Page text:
ONE OF the best-bankrolled insults to the intelligence of D.C. shoppers is the attempt of the throwaway bottle and can industry to fill the mails and airwaves with scare talk and distortions about the litter-reduction proposal coming up for a vote in November. Even the name of the group -- the Clean Capital City Committee -- is absurd, unless it's called that because its members are cleaning up every time they can sell a throwaway container instead of one that can be used again. If you like throwaway glass and metal all over the place, you'll love the "Say NO to 28" sloganeers -- led by bottlers, canners and big-chain supermarket owners who prefer to push the drink-and-toss containers instead of the reusables.

The latest bunk from the "no" committee contains some quotations from people named Jones, Hill and Thompson from Albany, New York City and Detroit respectively, whose lives appear to have been deeply affected by deposits on bottles. The committee adds to their statements, claiming that in New York, where most people use public transportation, shoppers "have had to either struggle to return the empties, or forfeit their deposit money." Apparently they don't struggle at all getting the full bottles home, just the empties back; and never mind that in New York City, there are more stores within easy walking distance that handle the empties.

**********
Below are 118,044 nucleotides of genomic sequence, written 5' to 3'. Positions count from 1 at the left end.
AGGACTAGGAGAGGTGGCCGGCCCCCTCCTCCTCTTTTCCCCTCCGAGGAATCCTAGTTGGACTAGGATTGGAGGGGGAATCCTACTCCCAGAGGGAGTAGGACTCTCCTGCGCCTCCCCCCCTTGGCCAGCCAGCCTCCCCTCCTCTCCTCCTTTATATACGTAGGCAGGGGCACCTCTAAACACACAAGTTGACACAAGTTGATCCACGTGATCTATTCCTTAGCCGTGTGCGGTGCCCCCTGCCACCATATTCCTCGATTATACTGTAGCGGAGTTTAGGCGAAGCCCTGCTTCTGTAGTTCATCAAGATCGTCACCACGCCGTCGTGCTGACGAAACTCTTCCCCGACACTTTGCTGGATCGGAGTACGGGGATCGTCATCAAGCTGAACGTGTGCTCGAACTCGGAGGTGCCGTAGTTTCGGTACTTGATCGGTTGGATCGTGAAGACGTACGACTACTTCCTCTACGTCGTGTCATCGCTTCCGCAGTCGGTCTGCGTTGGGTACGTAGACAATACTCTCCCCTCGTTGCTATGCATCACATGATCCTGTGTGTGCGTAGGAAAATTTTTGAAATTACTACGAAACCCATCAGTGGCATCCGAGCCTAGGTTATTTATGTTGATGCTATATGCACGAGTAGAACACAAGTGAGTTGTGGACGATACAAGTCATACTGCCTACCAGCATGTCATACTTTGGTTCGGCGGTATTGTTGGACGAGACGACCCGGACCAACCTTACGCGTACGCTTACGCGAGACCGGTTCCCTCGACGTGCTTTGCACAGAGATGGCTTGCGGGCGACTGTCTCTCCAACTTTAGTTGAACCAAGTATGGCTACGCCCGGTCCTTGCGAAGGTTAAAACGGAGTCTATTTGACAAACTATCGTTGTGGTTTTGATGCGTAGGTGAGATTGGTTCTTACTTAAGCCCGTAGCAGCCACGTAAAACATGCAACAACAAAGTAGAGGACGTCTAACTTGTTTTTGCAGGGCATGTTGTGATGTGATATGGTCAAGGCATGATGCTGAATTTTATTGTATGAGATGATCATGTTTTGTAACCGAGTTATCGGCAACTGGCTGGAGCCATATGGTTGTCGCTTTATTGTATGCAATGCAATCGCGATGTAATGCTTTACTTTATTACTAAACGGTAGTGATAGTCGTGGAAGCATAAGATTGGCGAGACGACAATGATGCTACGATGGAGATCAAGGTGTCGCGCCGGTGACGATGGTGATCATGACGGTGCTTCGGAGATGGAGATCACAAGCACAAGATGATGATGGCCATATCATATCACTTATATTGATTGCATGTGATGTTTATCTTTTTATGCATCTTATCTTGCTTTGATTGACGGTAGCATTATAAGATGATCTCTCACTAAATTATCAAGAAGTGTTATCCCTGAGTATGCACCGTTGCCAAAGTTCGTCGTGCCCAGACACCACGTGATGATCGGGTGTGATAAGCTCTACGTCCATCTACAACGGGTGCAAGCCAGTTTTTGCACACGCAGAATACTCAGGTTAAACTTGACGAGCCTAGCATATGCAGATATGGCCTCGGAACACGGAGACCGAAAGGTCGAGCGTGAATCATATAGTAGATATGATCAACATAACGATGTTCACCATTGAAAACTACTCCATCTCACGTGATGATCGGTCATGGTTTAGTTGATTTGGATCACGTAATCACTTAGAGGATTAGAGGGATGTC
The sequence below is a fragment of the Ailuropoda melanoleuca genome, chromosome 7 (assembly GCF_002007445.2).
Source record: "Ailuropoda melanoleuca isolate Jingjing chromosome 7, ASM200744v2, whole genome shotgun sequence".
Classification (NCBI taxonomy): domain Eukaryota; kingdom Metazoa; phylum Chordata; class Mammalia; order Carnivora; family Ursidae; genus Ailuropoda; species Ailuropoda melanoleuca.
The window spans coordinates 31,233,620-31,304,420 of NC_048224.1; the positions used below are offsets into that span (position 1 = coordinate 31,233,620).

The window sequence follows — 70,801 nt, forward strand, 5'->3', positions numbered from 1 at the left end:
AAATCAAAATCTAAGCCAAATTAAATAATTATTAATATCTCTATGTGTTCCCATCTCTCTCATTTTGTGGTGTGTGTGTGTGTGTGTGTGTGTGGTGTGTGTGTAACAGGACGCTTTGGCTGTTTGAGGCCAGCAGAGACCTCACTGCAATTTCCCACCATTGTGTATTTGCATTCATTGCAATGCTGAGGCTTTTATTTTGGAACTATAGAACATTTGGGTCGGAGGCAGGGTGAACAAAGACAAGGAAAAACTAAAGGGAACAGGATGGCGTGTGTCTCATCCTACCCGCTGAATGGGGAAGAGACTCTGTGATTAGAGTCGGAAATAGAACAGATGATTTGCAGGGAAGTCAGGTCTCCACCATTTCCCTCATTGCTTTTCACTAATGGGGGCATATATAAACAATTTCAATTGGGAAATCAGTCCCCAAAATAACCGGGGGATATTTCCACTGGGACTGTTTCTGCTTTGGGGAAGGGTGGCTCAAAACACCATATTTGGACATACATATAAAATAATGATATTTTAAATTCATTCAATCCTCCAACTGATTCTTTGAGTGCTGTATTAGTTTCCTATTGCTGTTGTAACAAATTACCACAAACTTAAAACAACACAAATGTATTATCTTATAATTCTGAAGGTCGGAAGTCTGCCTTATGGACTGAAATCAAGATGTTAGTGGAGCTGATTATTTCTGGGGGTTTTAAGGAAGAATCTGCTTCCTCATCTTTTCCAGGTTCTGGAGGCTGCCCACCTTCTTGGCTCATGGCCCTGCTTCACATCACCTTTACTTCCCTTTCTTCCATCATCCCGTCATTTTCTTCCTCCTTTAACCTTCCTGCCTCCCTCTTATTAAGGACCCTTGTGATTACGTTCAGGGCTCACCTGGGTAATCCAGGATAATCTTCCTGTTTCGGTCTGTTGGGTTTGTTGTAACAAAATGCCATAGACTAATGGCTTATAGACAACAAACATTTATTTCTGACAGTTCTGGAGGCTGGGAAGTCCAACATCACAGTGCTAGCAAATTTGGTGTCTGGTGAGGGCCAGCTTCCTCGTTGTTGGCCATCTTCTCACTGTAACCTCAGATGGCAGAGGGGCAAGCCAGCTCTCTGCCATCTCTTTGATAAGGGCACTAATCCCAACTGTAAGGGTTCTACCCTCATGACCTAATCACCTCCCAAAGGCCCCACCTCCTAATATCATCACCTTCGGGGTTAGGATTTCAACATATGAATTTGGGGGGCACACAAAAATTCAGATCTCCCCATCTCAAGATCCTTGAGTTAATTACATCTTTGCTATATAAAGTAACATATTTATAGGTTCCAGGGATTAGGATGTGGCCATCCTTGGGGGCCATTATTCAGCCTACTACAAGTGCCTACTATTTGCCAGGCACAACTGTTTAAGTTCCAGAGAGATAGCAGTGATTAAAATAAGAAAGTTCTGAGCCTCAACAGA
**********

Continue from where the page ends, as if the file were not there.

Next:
"Mary Hill" of New York says in the flyer that she "really enjoyed my soft drinks, but now they just cost too much." The idea here is to pretend that deposit laws cause prices to go up. Prices do go up from time to time, but the price of most drinks -- where both returnables and throwaways are sold -- is less in the returnables. Smart shoppers know this, and smart taxpayers know that any measure that just might reduce the volume of litter even by a fraction should reduce the cost of collecting trash across the city.

The coalition working to "Say Yes" to Initiative 28 doesn't have large-industry financing for its campaign -- and probably won't be paying people to work for its side. But District residents who can see through the big billboards, mailings, radio claims and supermarket posters should find common sense on the side of those who support the proposal